The cutaneous alterations which occur after chronic solar exposure, such as pigmentation, immunosuppression, keratosis and SC, are related to the wave length and to the total UVR dose that act on the individual susceptibility2 , 3 , 5.

According to Honda22 and other authors, the chronic exposure to UVR may increase the occurrence of mutations on p53 gene, causing a deregulation in the apoptosis pathway and start SC. According to Matsumara4, at the molecular level, UVR damages the DNA to pyridimine dimmers and photoproducts, which are normally repaired through excision repair system, and affirms that photocarcinogenesis involves the buildup of genetic alterations as well as the immune system modulation and finally causes the development of SC.

According to Roewert-Huber et al.27, the dermatological elementary lesion caused by the sun rays are initially seen as erythema, then as desquamation and finally as scars forming an actinic keratosis, followed by the formation of a crust and even the evolution to SCC27.

This study shows (time 1), in the group of animals exposed to UVR-B (Group A), a higher prevalence of erythema (Figure 1). As the exposure goes on (times 2 and 3), it gets to the following evolution step (erythema + desquamation) (Table 1), which can be considered as the first step in the formation of actinic keratitis (AK). It is likely that this is due to the expected action of UVR-B that happens every time the exposure goes over the tolerance limit. They happen as a consequence of a pericapillar aromatic protein oxidation process. This molecular alteration causes protaglandins liberation and also the release of other vasodilation substances through mastocytes degranulation and through the release of erytrogenic substances as a consequence of the lesion of keratinocytes and leukocytes2 , 3 , 5. To the development of SCC and BBC, the correlation between the UVR absorption and the start of cutaneous neoplasia are conclusive although questionable in melanoma2 - 4. Honda et al.22 managed to develop SC in mice which were exposed to chronic UVR-B after 14 weeks. Wulff et al. 16 tested the effect of celecobrix to determine the effects of anti-inflammatory treatment associated to immunosuppression in the development of SC previously initiated and promoted by using mice which were exposed to UVR-B three times a week for 15 weeks to induce the development of SC.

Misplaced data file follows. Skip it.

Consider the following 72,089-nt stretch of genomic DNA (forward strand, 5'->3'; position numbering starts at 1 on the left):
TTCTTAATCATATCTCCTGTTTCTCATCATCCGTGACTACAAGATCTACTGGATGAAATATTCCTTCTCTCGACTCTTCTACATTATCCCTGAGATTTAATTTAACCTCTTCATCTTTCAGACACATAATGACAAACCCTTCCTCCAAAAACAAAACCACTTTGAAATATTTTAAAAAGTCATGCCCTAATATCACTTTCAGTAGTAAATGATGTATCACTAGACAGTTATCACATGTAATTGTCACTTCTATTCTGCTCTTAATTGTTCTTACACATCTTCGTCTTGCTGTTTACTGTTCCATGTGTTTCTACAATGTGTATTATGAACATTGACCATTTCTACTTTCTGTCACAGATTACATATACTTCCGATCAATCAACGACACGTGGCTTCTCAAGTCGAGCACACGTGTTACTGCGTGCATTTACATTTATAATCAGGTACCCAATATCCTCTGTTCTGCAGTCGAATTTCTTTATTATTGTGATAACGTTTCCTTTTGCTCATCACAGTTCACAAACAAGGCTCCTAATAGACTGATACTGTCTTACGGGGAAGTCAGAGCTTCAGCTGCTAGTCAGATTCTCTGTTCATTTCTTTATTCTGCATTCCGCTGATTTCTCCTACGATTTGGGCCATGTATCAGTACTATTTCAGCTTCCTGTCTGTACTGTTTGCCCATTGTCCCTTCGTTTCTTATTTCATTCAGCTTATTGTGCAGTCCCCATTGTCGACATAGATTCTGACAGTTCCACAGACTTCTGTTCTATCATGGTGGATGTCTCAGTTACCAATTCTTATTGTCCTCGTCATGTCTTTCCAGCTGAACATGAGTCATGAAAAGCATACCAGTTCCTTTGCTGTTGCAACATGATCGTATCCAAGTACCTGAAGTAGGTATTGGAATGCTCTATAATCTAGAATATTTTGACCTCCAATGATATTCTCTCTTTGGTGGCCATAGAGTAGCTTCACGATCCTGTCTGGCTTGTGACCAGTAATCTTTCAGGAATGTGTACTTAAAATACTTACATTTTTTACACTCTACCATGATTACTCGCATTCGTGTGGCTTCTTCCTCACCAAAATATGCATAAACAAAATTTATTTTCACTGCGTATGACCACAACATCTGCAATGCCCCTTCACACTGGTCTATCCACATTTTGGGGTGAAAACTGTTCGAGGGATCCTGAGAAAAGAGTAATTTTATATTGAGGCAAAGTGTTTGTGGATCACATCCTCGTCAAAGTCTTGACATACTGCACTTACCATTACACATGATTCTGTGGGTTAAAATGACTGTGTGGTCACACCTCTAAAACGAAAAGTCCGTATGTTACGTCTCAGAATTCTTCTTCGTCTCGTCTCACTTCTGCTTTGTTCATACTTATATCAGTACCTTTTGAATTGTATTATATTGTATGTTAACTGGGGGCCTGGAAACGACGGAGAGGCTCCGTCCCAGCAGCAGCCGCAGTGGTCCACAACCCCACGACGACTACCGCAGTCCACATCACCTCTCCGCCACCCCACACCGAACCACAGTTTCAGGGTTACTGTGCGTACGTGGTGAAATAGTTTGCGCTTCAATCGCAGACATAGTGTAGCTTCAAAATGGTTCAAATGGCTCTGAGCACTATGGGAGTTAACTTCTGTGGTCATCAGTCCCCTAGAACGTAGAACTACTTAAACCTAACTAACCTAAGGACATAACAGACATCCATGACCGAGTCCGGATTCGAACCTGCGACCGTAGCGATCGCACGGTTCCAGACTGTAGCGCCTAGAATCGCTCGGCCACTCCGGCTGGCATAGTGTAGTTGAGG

In the groups of animals exposed simultaneously to UVR+AGRO (B and C), it is possible to see alterations which start with erythema and progress to keratosis as the histologic study reveals (Figures 2 and 3). Many authors, after the exposure of the mice and rats to UVR, concluded that the cutaneous carcinomas appear depending on the radiation dose. The latency period is additionally influenced by the radiosensibility genetically determined (quantity of melanin in the skin and DNA repair) and by the action of sincarcinogenic and concarcinogenic factors (including pesticides). Wang et al.18 induced SC in mice by using UVR-B and UVR-A associated to benzopyrene. Gallagher et al.25 associated plasmatic levels of polichloridebifeniles (organchloride), sun and the risks of CM.